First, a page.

Leadership in Children’s Palliative Care: Recent News from Around the Globe

Categories: Leadership.

Children’s palliative care is a field that demands compassionate and dedicated leaders capable of driving transformative change. 

According to research findings by the International Children’s Palliative Care Network (ICPCN), at least 21 million children and young people need palliative care services annually. Out of the 21 million, there are more than 8 million children worldwide experiencing serious health-related suffering due to conditions like cancer, HIV, and other serious illnesses each year. This suffering can be relieved by children’s palliative care, which addresses physical as well as psychosocial and spiritual distress for children and their families. The urgent need for effective and sustainable care models is more pressing than ever.

In this article, I am excited to highlight three remarkable case studies from India, Kenya, and the United States. Each showcases how leadership in children’s palliative care is profoundly impacting the lives of children and their families.

The CPC Leadership Institute: A ‘Bootcamp’ Transforming Care in India and Beyond

The Children’s Palliative Care (CPC) Leadership Institute is a novel innovation, transforming children’s palliative care in South Asia. The programme engages a diverse cohort of emerging healthcare leaders from nursing, medicine, and allied health fields, equipping them with the skills and knowledge needed to champion innovations in children’s palliative care. The programme is an initiative led by Two Worlds Cancer Collaboration and the Hyderabad Centre for Palliative Care.

Participants receive training and mentorship from a team of experts, through in-person workshops, online learning, mentorship, and real-world project implementation. Participants gain practical insights into applying their learning to improve patient outcomes that rely on complex, interrelated systems and adaptive thinking. This dynamic model exemplifies effective, sustainable, and impactful approaches to increasing health system capacity to deliver palliative care in resource-constrained settings.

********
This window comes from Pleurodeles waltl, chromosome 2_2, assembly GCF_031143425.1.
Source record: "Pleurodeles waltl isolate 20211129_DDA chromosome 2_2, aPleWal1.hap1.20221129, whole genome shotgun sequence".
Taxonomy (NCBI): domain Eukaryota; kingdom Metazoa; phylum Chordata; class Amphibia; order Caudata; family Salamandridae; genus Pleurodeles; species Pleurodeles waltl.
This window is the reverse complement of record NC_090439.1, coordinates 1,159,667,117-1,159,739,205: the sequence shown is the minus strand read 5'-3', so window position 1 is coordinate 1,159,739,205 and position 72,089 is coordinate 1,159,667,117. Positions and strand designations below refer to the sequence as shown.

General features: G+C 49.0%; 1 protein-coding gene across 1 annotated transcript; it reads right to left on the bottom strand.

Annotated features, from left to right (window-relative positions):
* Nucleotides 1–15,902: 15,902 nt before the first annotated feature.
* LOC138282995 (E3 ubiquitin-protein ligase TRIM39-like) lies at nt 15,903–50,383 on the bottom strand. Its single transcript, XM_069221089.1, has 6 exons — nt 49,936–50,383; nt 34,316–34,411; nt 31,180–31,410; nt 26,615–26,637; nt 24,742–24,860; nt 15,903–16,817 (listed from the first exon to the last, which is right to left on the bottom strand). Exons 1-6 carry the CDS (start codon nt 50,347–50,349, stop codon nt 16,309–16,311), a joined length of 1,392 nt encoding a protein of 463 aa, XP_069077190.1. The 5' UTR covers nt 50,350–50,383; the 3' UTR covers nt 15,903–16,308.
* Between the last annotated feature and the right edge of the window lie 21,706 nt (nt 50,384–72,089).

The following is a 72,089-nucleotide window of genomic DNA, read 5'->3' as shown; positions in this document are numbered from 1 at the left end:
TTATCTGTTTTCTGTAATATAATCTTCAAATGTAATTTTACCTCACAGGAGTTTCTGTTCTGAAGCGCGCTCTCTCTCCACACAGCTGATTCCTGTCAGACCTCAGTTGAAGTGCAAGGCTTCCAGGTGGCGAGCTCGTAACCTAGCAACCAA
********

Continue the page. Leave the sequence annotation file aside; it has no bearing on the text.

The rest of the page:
The programme is now launching a call for applications for its second year. Aspiring leaders can find the eligibility criteria and application here

Leadership in Palliative Care in Kenya highlighted in the New Humanitarian

The New Humanitarian recently featured an in-depth profile on Kenya’s advancements, emphasising the importance of investing in palliative care at both individual and societal levels. Leaders like Dr. Esther Muinga from the Kenya Hospices and Palliative Care Association (KEHPCA) are crucial in this movement. “Although palliative care is a relatively new medical field, a handful of countries in Africa are recognised to have made strides. Among them are Kenya, Malawi, Rwanda, Uganda, and South Africa, scaling up from what typically began as missionary-run hospices to integrated nationwide public services.”

Read past the headline to this nuanced article, highlighting tremendous work in Kenya, where leaders bring communities, clinicians, and government policies together to expand responsive palliative care systems.

The Coalition of ‘Like Houses’ in the USA: Community-Based Care Models

In the USA, a grassroots movement led by Jonathan Cottor is revolutionising community-based paediatric palliative care. Jonathan’s expertise and dedication have brought together a coalition of “Like House” models — community-based paediatric palliative care homes that provide respite, palliative, and hospice care. Together, these leaders support each other to maximise their impact individually and collectively for the families they serve, focusing on topics such as licensing, business models, and reimbursement methods.

The coalition recently contributed to the May 2024 edition of the National Hospice and Palliative Care Organization’s Paediatric e-Journal. This piece highlights the practical needs and solutions for scaling, strengthening, and sustaining community-based paediatric palliative care programmes in the USA. By reading the e-Journal, you will gain valuable insights into these models and explore how they might be implemented in their own communities.


As the CEO of Global Treehouse Foundation, I am inspired by the leadership showcased in these case studies, which exemplifies the transformative potential of dedicated individuals. These case studies bring to life one of the nine features identified in our recent report on the future of children’s palliative care. In a field that is still maturing and striving for widespread acceptance as an essential service, it is great to see that leadership in action.

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